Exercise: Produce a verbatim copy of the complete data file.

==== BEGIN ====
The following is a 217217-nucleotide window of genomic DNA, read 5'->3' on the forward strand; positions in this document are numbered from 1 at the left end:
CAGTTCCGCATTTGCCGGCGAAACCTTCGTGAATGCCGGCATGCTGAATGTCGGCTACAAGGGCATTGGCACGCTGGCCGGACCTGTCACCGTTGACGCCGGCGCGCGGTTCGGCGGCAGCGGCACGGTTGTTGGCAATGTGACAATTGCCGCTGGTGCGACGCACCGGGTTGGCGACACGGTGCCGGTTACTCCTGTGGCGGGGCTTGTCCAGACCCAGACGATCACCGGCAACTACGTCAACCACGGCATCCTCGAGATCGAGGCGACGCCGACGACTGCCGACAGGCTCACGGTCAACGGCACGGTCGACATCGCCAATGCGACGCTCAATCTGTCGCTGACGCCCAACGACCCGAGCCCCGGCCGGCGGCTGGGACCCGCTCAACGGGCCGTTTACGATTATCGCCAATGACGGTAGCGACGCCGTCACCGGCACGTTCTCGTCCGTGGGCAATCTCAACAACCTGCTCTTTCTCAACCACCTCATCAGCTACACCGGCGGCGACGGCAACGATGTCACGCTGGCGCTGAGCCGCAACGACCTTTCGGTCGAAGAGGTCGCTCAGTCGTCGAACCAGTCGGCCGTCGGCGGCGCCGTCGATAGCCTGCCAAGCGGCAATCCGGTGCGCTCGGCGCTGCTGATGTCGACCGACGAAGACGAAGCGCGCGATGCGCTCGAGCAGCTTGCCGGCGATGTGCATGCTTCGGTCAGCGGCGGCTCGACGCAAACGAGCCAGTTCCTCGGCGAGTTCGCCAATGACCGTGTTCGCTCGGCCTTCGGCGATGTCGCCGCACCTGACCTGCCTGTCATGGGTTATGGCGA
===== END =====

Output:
The following is a 217217-nucleotide window of genomic DNA, read 5'->3' on the forward strand; positions in this document are numbered from 1 at the left end:
CAGTTCCGCATTTGCCGGCGAAACCTTCGTGAATGCCGGCATGCTGAATGTCGGCTACAAGGGCATTGGCACGCTGGCCGGACCTGTCACCGTTGACGCCGGCGCGCGGTTCGGCGGCAGCGGCACGGTTGTTGGCAATGTGACAATTGCCGCTGGTGCGACGCACCGGGTTGGCGACACGGTGCCGGTTACTCCTGTGGCGGGGCTTGTCCAGACCCAGACGATCACCGGCAACTACGTCAACCACGGCATCCTCGAGATCGAGGCGACGCCGACGACTGCCGACAGGCTCACGGTCAACGGCACGGTCGACATCGCCAATGCGACGCTCAATCTGTCGCTGACGCCCAACGACCCGAGCCCCGGCCGGCGGCTGGGACCCGCTCAACGGGCCGTTTACGATTATCGCCAATGACGGTAGCGACGCCGTCACCGGCACGTTCTCGTCCGTGGGCAATCTCAACAACCTGCTCTTTCTCAACCACCTCATCAGCTACACCGGCGGCGACGGCAACGATGTCACGCTGGCGCTGAGCCGCAACGACCTTTCGGTCGAAGAGGTCGCTCAGTCGTCGAACCAGTCGGCCGTCGGCGGCGCCGTCGATAGCCTGCCAAGCGGCAATCCGGTGCGCTCGGCGCTGCTGATGTCGACCGACGAAGACGAAGCGCGCGATGCGCTCGAGCAGCTTGCCGGCGATGTGCATGCTTCGGTCAGCGGCGGCTCGACGCAAACGAGCCAGTTCCTCGGCGAGTTCGCCAATGACCGTGTTCGCTCGGCCTTCGGCGATGTCGCCGCACCTGACCTGCCTGTCATGGGTTATGGCGA